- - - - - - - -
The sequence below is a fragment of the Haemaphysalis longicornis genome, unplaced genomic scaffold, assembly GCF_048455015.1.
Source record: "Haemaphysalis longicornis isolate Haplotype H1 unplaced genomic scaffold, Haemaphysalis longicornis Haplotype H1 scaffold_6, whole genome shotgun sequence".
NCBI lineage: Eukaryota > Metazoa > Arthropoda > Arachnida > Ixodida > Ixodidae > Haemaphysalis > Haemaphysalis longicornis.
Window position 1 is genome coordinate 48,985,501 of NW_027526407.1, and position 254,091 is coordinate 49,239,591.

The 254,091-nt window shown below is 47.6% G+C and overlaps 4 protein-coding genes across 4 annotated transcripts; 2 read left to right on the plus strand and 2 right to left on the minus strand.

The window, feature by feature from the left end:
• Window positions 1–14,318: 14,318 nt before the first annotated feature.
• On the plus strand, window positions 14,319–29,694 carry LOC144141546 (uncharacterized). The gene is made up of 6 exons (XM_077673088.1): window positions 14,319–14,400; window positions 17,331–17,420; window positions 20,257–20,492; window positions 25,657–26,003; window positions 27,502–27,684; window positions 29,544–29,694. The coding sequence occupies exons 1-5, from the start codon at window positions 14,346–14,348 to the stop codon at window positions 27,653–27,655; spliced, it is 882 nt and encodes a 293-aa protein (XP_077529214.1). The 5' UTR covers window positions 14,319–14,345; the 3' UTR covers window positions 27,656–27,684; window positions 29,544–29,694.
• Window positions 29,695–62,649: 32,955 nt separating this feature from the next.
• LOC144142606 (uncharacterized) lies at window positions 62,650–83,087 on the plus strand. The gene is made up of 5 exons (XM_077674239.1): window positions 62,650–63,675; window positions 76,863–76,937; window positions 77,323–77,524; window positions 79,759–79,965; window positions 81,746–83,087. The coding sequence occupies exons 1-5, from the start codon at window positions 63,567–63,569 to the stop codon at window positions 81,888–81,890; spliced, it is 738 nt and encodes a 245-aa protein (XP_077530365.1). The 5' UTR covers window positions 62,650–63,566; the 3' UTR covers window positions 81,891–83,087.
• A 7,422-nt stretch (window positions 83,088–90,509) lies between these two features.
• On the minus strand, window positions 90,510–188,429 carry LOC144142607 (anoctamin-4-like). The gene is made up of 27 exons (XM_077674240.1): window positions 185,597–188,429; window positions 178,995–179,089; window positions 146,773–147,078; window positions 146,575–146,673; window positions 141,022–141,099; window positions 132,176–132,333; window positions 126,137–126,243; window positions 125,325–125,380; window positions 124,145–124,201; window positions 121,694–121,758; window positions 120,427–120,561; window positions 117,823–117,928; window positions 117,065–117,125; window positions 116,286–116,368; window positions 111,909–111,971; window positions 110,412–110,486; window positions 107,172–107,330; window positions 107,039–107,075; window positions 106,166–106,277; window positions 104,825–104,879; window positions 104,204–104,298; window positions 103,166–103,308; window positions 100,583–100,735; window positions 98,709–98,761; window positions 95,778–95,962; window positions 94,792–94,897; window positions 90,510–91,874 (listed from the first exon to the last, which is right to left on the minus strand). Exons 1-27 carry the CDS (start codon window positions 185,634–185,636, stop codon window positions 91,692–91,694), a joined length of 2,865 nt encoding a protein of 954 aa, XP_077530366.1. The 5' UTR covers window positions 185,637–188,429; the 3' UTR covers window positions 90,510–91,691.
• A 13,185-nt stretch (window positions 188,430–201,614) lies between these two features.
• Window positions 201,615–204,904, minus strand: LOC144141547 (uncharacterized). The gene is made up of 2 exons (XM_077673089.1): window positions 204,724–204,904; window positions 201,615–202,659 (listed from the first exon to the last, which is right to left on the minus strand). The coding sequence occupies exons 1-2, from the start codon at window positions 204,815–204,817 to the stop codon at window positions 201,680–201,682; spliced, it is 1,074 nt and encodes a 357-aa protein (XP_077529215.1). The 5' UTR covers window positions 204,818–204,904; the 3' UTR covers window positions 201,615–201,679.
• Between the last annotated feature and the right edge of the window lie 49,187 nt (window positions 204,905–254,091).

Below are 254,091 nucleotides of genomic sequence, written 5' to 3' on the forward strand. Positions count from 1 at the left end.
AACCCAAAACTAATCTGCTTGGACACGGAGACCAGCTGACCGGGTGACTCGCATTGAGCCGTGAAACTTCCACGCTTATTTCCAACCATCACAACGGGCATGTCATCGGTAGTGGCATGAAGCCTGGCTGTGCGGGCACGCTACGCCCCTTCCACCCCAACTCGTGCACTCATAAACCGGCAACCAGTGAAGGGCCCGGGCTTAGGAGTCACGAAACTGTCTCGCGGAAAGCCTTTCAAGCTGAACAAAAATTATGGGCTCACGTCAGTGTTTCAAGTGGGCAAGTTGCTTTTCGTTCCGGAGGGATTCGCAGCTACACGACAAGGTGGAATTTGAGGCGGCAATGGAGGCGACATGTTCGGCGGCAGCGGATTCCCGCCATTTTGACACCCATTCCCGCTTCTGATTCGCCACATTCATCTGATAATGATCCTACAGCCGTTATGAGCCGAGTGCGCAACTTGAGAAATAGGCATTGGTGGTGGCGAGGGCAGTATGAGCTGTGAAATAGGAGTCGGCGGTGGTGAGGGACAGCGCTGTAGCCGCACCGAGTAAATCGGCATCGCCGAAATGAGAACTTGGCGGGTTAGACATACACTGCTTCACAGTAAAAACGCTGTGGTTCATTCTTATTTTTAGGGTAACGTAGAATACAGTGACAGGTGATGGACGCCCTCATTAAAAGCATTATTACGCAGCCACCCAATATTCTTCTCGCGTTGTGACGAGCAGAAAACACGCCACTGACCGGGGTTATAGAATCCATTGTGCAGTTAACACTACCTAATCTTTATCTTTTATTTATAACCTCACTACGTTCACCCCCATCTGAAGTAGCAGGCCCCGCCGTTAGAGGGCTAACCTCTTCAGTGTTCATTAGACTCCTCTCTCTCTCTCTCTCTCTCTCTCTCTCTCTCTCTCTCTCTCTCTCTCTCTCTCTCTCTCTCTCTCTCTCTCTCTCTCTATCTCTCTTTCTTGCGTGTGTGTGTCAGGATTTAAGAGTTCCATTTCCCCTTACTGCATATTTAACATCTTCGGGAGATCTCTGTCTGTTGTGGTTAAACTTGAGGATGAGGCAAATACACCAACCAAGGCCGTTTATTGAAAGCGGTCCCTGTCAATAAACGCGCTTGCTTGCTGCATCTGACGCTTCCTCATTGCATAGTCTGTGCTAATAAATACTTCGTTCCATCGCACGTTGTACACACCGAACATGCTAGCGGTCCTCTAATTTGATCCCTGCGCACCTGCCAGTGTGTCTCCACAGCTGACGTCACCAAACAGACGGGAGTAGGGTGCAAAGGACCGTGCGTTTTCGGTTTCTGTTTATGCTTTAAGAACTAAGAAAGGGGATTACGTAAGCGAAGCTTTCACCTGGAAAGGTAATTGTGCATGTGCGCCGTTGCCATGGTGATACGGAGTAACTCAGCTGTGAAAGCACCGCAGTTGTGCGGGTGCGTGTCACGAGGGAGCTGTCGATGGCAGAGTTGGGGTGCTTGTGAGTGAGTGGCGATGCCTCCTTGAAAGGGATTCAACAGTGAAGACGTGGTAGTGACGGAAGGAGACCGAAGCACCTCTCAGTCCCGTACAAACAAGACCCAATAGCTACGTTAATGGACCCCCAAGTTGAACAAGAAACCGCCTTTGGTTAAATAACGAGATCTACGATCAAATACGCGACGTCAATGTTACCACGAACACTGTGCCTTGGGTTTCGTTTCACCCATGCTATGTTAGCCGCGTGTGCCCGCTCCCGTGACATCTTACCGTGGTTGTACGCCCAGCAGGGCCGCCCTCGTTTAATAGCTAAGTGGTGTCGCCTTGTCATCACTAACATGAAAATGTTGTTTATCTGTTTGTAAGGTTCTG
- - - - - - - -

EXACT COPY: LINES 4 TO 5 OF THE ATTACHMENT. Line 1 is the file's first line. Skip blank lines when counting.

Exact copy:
Window position 1 is genome coordinate 48,985,501 of NW_027526407.1, and position 254,091 is coordinate 49,239,591.

The 254,091-nt window shown below is 47.6% G+C and overlaps 4 protein-coding genes across 4 annotated transcripts; 2 read left to right on the plus strand and 2 right to left on the minus strand.